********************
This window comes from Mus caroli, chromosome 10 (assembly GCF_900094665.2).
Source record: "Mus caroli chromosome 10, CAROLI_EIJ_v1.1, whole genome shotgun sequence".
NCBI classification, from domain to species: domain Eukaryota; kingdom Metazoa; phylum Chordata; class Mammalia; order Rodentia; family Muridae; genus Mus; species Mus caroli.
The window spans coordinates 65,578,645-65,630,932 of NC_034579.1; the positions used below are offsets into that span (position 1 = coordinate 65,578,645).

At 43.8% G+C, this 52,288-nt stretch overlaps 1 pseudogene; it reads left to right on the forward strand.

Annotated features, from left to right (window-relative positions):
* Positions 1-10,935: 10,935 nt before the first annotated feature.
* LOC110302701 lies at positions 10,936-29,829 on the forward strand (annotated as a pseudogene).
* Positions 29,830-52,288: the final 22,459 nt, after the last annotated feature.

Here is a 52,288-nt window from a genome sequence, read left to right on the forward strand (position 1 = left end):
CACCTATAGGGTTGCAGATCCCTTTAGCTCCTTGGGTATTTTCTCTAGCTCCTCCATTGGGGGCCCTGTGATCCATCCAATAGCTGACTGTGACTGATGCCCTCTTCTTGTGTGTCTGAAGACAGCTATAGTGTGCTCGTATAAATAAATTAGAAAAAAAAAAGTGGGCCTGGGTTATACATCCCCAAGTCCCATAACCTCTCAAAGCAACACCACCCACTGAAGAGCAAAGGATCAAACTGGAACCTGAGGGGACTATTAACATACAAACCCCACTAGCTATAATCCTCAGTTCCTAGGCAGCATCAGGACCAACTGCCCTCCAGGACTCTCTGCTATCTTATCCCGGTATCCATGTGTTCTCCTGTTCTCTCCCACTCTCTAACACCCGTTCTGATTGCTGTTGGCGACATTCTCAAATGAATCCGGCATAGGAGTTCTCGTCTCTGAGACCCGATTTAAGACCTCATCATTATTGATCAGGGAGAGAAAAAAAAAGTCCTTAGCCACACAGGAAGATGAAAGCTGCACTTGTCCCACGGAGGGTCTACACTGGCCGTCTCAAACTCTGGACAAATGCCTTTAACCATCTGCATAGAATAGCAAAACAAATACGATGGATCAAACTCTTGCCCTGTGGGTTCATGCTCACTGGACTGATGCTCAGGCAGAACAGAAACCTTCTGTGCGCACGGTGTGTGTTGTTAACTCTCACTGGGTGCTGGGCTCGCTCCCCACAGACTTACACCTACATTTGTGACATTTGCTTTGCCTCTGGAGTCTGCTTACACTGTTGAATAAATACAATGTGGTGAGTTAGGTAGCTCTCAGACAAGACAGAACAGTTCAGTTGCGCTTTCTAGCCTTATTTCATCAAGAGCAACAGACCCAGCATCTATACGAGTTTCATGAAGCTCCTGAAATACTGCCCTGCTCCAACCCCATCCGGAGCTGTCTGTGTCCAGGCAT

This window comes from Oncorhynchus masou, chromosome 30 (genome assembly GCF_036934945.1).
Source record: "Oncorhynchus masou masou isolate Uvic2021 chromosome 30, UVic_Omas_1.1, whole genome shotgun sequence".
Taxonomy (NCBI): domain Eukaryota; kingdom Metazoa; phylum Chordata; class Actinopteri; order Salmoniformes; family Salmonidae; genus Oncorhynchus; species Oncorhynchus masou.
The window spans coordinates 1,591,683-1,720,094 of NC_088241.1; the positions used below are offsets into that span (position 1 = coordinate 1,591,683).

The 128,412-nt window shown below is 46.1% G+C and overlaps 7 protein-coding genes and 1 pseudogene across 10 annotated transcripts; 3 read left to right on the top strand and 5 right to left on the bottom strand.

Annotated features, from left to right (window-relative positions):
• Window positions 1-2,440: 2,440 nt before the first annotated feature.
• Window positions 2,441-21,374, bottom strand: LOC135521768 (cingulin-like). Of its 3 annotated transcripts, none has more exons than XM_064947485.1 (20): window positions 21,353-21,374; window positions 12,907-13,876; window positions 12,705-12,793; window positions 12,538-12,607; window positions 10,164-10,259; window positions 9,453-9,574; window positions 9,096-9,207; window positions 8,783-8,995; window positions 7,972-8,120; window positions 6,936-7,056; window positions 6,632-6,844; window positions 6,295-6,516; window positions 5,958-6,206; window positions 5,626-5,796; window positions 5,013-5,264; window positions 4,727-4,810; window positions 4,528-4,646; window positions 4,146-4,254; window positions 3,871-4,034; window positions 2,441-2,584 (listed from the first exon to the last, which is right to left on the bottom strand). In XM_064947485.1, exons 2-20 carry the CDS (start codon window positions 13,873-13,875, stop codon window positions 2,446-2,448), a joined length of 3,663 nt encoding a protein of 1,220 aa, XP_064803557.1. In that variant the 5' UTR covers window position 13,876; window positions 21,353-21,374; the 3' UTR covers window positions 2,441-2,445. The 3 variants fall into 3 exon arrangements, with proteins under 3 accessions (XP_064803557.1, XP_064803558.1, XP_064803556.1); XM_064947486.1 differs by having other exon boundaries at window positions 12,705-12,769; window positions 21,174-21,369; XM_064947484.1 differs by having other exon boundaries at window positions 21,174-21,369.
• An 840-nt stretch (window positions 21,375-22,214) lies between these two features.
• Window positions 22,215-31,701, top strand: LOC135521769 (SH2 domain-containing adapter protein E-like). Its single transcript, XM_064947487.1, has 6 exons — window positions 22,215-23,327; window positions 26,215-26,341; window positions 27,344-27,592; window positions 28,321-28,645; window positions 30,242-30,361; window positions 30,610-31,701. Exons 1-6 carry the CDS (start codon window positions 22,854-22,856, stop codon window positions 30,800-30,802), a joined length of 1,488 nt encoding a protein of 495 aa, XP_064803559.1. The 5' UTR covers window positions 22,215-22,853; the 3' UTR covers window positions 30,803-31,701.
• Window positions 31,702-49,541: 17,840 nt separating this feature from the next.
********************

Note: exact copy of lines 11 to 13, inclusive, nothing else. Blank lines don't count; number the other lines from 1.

CACCTATAGGGTTGCAGATCCCTTTAGCTCCTTGGGTATTTTCTCTAGCTCCTCCATTGGGGGCCCTGTGATCCATCCAATAGCTGACTGTGACTGATGCCCTCTTCTTGTGTGTCTGAAGACAGCTATAGTGTGCTCGTATAAATAAATTAGAAAAAAAAAAGTGGGCCTGGGTTATACATCCCCAAGTCCCATAACCTCTCAAAGCAACACCACCCACTGAAGAGCAAAGGATCAAACTGGAACCTGAGGGGACTATTAACATACAAACCCCACTAGCTATAATCCTCAGTTCCTAGGCAGCATCAGGACCAACTGCCCTCCAGGACTCTCTGCTATCTTATCCCGGTATCCATGTGTTCTCCTGTTCTCTCCCACTCTCTAACACCCGTTCTGATTGCTGTTGGCGACATTCTCAAATGAATCCGGCATAGGAGTTCTCGTCTCTGAGACCCGATTTAAGACCTCATCATTATTGATCAGGGAGAGAAAAAAAAAGTCCTTAGCCACACAGGAAGATGAAAGCTGCACTTGTCCCACGGAGGGTCTACACTGGCCGTCTCAAACTCTGGACAAATGCCTTTAACCATCTGCATAGAATAGCAAAACAAATACGATGGATCAAACTCTTGCCCTGTGGGTTCATGCTCACTGGACTGATGCTCAGGCAGAACAGAAACCTTCTGTGCGCACGGTGTGTGTTGTTAACTCTCACTGGGTGCTGGGCTCGCTCCCCACAGACTTACACCTACATTTGTGACATTTGCTTTGCCTCTGGAGTCTGCTTACACTGTTGAATAAATACAATGTGGTGAGTTAGGTAGCTCTCAGACAAGACAGAACAGTTCAGTTGCGCTTTCTAGCCTTATTTCATCAAGAGCAACAGACCCAGCATCTATACGAGTTTCATGAAGCTCCTGAAATACTGCCCTGCTCCAACCCCATCCGGAGCTGTCTGTGTCCAGGCAT

This window comes from Oncorhynchus masou, chromosome 30 (genome assembly GCF_036934945.1).
Source record: "Oncorhynchus masou masou isolate Uvic2021 chromosome 30, UVic_Omas_1.1, whole genome shotgun sequence".